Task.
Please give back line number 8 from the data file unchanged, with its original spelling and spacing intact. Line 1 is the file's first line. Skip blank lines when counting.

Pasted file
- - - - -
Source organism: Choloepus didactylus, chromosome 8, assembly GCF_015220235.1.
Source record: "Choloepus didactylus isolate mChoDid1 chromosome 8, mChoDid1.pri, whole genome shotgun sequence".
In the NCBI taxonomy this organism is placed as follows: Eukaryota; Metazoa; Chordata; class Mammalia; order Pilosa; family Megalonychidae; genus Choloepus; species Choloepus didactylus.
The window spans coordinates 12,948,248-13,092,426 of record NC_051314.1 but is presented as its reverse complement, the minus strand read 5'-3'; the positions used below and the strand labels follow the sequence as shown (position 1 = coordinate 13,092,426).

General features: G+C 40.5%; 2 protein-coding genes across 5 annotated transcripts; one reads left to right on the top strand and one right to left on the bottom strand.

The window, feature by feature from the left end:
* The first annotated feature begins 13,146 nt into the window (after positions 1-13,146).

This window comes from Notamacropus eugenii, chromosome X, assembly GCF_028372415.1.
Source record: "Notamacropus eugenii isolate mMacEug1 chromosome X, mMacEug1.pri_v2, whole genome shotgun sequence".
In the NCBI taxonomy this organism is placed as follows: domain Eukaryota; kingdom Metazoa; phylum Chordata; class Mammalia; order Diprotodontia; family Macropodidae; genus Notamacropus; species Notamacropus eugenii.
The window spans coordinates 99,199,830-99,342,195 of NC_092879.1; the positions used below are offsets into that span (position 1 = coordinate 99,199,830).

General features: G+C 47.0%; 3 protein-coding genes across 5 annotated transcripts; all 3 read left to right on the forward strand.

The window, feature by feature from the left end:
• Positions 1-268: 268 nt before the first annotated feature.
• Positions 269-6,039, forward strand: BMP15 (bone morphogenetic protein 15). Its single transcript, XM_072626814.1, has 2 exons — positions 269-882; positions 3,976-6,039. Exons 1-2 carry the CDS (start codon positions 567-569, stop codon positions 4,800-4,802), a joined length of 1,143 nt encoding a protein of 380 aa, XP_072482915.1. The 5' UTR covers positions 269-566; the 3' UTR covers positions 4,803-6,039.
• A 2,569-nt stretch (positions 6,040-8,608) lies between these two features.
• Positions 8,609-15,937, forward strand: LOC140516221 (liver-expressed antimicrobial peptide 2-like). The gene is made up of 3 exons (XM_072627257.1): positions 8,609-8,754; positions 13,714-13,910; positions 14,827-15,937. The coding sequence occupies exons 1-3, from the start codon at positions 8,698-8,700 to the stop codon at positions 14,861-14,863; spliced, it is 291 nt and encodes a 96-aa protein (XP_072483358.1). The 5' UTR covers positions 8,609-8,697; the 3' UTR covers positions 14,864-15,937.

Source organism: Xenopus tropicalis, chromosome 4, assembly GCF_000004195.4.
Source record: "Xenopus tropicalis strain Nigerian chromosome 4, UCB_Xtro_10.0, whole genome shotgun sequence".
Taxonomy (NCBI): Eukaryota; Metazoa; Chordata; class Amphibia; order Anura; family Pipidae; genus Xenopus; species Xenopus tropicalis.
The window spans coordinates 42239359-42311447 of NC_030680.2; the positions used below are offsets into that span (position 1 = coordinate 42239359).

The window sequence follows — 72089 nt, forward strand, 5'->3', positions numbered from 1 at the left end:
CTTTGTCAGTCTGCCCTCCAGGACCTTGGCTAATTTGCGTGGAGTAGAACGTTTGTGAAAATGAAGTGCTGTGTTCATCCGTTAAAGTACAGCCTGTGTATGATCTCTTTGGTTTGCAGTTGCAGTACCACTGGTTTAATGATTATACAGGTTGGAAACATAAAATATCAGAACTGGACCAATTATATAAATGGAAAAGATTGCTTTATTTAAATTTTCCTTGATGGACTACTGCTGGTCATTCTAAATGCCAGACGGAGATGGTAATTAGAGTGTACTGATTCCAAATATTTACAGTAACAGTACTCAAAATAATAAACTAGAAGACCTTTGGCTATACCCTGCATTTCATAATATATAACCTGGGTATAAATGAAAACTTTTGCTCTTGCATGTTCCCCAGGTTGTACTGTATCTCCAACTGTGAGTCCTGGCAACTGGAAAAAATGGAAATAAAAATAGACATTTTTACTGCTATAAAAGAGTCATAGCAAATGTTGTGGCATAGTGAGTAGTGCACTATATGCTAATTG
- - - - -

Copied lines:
This window comes from Notamacropus eugenii, chromosome X, assembly GCF_028372415.1.